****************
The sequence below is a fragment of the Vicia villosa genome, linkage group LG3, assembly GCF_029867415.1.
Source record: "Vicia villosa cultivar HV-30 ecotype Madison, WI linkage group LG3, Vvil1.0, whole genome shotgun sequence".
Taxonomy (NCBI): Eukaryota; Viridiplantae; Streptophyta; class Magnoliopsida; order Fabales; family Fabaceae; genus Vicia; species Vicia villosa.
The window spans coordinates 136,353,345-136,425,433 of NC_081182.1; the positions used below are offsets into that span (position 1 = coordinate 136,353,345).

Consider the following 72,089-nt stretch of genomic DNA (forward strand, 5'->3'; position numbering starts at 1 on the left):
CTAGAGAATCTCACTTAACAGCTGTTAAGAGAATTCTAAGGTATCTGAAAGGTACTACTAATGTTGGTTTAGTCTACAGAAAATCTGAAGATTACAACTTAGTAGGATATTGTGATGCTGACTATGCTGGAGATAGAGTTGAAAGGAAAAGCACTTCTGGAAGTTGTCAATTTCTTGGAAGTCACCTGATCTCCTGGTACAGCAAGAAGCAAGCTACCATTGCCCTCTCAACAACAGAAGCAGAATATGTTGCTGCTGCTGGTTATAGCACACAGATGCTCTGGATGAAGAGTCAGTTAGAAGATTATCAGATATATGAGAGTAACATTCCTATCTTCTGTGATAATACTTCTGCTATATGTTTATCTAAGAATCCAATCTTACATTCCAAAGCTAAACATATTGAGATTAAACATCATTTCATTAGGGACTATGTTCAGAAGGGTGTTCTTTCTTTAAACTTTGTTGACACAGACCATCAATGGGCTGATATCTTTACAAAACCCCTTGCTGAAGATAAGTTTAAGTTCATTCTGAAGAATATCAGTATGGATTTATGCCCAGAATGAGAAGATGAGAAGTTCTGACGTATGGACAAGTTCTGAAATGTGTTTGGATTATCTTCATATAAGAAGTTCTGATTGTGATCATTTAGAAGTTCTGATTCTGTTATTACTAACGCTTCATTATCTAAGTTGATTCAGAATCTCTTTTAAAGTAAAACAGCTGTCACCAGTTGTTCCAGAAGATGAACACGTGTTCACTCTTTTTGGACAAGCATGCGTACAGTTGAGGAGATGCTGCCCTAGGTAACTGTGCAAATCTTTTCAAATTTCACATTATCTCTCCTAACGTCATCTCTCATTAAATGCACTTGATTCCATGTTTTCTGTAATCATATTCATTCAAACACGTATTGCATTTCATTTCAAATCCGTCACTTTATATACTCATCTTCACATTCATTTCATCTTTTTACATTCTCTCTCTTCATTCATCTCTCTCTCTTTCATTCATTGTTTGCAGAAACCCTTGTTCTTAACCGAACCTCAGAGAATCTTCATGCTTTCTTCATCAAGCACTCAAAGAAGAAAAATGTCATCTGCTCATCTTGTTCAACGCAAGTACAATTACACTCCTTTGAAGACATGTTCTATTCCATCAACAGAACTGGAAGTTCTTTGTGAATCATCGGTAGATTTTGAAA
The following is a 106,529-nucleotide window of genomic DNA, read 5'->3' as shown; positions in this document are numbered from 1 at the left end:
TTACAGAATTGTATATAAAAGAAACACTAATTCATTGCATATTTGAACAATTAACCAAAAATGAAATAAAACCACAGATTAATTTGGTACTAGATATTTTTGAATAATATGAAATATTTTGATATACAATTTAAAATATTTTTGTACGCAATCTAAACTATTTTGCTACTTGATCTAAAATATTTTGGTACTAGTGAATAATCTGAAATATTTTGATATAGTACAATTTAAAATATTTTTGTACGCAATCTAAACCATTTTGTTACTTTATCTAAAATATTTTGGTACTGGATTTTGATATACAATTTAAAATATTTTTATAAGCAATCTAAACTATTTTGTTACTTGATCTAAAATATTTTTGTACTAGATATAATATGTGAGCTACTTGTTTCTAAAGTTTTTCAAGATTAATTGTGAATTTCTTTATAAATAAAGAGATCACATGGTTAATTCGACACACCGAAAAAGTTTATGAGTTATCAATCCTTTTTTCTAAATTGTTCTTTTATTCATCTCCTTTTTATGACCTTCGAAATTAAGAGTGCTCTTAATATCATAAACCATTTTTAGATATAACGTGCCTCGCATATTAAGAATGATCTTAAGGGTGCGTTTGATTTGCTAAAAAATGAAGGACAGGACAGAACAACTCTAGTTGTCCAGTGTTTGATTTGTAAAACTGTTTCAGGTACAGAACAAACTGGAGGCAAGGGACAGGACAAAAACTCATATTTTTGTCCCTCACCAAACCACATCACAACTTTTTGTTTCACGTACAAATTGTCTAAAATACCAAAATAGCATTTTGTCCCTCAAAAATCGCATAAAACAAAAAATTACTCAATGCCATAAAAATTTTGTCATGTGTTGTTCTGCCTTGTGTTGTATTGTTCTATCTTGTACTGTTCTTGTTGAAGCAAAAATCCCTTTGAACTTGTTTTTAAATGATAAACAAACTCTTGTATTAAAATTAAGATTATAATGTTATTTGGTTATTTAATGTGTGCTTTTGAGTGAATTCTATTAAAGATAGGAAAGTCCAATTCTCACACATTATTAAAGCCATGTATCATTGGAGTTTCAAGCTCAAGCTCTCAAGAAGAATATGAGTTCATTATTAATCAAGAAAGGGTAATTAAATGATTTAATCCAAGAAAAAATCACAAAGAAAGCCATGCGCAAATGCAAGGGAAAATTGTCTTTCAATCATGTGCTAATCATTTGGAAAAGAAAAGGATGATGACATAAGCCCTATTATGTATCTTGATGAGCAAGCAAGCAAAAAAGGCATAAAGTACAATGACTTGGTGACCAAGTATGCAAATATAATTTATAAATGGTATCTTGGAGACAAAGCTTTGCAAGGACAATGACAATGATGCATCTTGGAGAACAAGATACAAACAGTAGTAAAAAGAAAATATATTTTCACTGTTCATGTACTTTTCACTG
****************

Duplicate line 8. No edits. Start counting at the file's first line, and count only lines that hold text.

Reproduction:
TTACAGAATTGTATATAAAAGAAACACTAATTCATTGCATATTTGAACAATTAACCAAAAATGAAATAAAACCACAGATTAATTTGGTACTAGATATTTTTGAATAATATGAAATATTTTGATATACAATTTAAAATATTTTTGTACGCAATCTAAACTATTTTGCTACTTGATCTAAAATATTTTGGTACTAGTGAATAATCTGAAATATTTTGATATAGTACAATTTAAAATATTTTTGTACGCAATCTAAACCATTTTGTTACTTTATCTAAAATATTTTGGTACTGGATTTTGATATACAATTTAAAATATTTTTATAAGCAATCTAAACTATTTTGTTACTTGATCTAAAATATTTTTGTACTAGATATAATATGTGAGCTACTTGTTTCTAAAGTTTTTCAAGATTAATTGTGAATTTCTTTATAAATAAAGAGATCACATGGTTAATTCGACACACCGAAAAAGTTTATGAGTTATCAATCCTTTTTTCTAAATTGTTCTTTTATTCATCTCCTTTTTATGACCTTCGAAATTAAGAGTGCTCTTAATATCATAAACCATTTTTAGATATAACGTGCCTCGCATATTAAGAATGATCTTAAGGGTGCGTTTGATTTGCTAAAAAATGAAGGACAGGACAGAACAACTCTAGTTGTCCAGTGTTTGATTTGTAAAACTGTTTCAGGTACAGAACAAACTGGAGGCAAGGGACAGGACAAAAACTCATATTTTTGTCCCTCACCAAACCACATCACAACTTTTTGTTTCACGTACAAATTGTCTAAAATACCAAAATAGCATTTTGTCCCTCAAAAATCGCATAAAACAAAAAATTACTCAATGCCATAAAAATTTTGTCATGTGTTGTTCTGCCTTGTGTTGTATTGTTCTATCTTGTACTGTTCTTGTTGAAGCAAAAATCCCTTTGAACTTGTTTTTAAATGATAAACAAACTCTTGTATTAAAATTAAGATTATAATGTTATTTGGTTATTTAATGTGTGCTTTTGAGTGAATTCTATTAAAGATAGGAAAGTCCAATTCTCACACATTATTAAAGCCATGTATCATTGGAGTTTCAAGCTCAAGCTCTCAAGAAGAATATGAGTTCATTATTAATCAAGAAAGGGTAATTAAATGATTTAATCCAAGAAAAAATCACAAAGAAAGCCATGCGCAAATGCAAGGGAAAATTGTCTTTCAATCATGTGCTAATCATTTGGAAAAGAAAAGGATGATGACATAAGCCCTATTATGTATCTTGATGAGCAAGCAAGCAAAAAAGGCATAAAGTACAATGACTTGGTGACCAAGTATGCAAATATAATTTATAAATGGTATCTTGGAGACAAAGCTTTGCAAGGACAATGACAATGATGCATCTTGGAGAACAAGATACAAACAGTAGTAAAAAGAAAATATATTTTCACTGTTCATGTACTTTTCACTG